Following a disappointing 2021 travel year due to the pandemic, experts are predicting that 2022 could see a much needed recovery with companies offering “bleisure” travel as a perk to employees.
The Global Business Travel Association (GBTA) expects international business travel spending to surge in 2022 and possibly double by 2024.
This is according to the GBTA’s annual business travel index, the BTI™ Outlook, which looks at business travel spend and gives insights into traveller sentiment across 44 industries from 73 countries around the world.
Corporate Traveller General Manager Oz Desai looked at the trends which will shape our trips in the year ahead.
“Balance, bleisure and a return to normality. About half (52%) of c-suite respondents expect their company’s business travel spend to reach 2019 levels at some point in 2022. Business travel is critical when it comes to things like business growth, client relationship management and employee training and development,” said Desai.
But will a return to travel mean business as usual?
“Although people are desperate to ‘get back to normal’, there’s no doubt that Covid-19 has changed our priorities. Business travellers will now demand more from their trips,” Desai said.
Travellers will want quality trips as well as a focus on health, wellness and personal growth.
“After having been starved of travel opportunities for almost two years, business travellers want to add in an element of leisure and really make the most of the destinations that they visit,” he said.
“Luckily, companies and travel management companies (TMCs) are starting to offer ‘bleisure’ travel as an employee perk, accommodating ‘workcation’ requests or exploring opportunities for digital nomads. Not only is it an important shift in terms of employee wellbeing but it’s becoming increasingly important in terms of attracting – and keeping – the right talent.”
Alongside health and wellness, sustainable travel is also growing in importance.
He said travellers were becoming more and more aware of their individual environmental footprint. They want to travel but without negatively impacting their world.
According to Desai, there are a number of ways TMCs can make a difference:
*TMCs can build a company’s sustainability goals directly into their travel policy, for example, by supporting greener hotels or suggesting suppliers with community-building projects and programmes.
*Carbon calculators can measure a trip’s carbon footprint, and companies can off-set their impact by investing in environmental projects around the world.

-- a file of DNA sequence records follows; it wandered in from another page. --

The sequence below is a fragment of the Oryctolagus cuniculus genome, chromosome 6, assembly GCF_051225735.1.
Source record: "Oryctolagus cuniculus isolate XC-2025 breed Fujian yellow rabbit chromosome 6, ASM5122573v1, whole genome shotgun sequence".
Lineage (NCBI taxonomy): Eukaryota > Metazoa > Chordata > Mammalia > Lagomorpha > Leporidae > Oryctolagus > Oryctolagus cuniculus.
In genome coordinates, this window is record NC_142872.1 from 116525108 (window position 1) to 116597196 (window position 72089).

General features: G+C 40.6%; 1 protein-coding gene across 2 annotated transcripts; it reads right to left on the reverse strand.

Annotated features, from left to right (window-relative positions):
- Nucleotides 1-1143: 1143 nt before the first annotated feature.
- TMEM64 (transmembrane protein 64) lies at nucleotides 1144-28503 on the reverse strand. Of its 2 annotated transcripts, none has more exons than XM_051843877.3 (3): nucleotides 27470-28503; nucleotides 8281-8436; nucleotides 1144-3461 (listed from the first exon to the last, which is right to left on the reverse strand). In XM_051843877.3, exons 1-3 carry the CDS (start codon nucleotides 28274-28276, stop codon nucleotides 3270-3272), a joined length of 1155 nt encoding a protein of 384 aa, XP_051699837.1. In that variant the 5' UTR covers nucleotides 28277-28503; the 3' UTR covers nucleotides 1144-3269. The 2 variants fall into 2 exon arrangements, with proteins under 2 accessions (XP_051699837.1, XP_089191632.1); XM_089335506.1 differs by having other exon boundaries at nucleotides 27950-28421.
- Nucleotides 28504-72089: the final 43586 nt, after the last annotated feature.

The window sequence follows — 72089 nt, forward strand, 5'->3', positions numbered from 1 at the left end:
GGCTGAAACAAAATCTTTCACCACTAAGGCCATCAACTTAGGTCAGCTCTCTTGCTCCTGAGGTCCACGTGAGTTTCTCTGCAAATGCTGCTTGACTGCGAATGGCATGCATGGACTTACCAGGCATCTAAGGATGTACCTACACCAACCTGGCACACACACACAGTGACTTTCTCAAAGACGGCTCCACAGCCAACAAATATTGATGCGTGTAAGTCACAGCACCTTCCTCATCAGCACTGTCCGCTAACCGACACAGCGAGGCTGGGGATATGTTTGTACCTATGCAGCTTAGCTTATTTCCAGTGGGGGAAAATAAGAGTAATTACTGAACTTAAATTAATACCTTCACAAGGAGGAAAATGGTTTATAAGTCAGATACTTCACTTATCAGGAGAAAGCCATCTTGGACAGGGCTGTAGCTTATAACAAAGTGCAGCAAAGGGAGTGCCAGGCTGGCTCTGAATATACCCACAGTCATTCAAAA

*Booking platforms can also suggest the ‘greenest’ route – often the most direct – which limits take-offs and reduces the journey time.
*New tech allows TMCs to create ‘sustainability dashboards’ – in order to measure and track a client’s sustainability efforts.
* 24/7 support and communication. Although the mood going into 2022 is (cautiously) optimistic, the travel industry is still facing plenty of uncertainty. Business travellers are looking for 24/7 support and proactive, open, ongoing communication from their TMC. After hours or emergency support is important.
* Risk monitoring and assessment. It’s unsurprising then that travel risk management will be top of mind in 2022. According to Desai, when it comes to risk, it’s always a good idea to enlist professional help.
He suggests chatting to your TMC about their risk management partners – as well as their duty of care capabilities.
* Traveller tracking is going to dominate tech advancements over the next few years, with customised safety dashboards and new-and-improved risk management solutions leading the way.
“International travel has always carried a measure of risk and unpredictability. Any TMC worth their salt will understand each destination’s unique risk profile, offer on-the-ground guidance and advice, be able to track travellers, and bring them back safely.
* Perks, personal service and peace of mind. There’s little doubt that travellers are less than thrilled by the idea of pre-travel Covid tests. To make up for it, they’ll be expecting a little more TLC.
“TMCs are doing a lot of work in terms of building traveller confidence through information, vetted suppliers and personalised service. But their purchasing power means that they can also secure the best rates, deals and travel perks around. Which is music to the ears of both bookers and travellers alike. Think early check-in, late check-out, free upgrades, priority boarding and lounge access,” said Desai.
He said ease of travel; wellness and balance; new experiences and destinations; personal growth and peace of mind were likely at the top of a traveller’s wish list.
“It’s essential for TMCs to pay close attention. Especially considering the role corporate traveller confidence will play in speeding up the industry’s revival,” Desai said.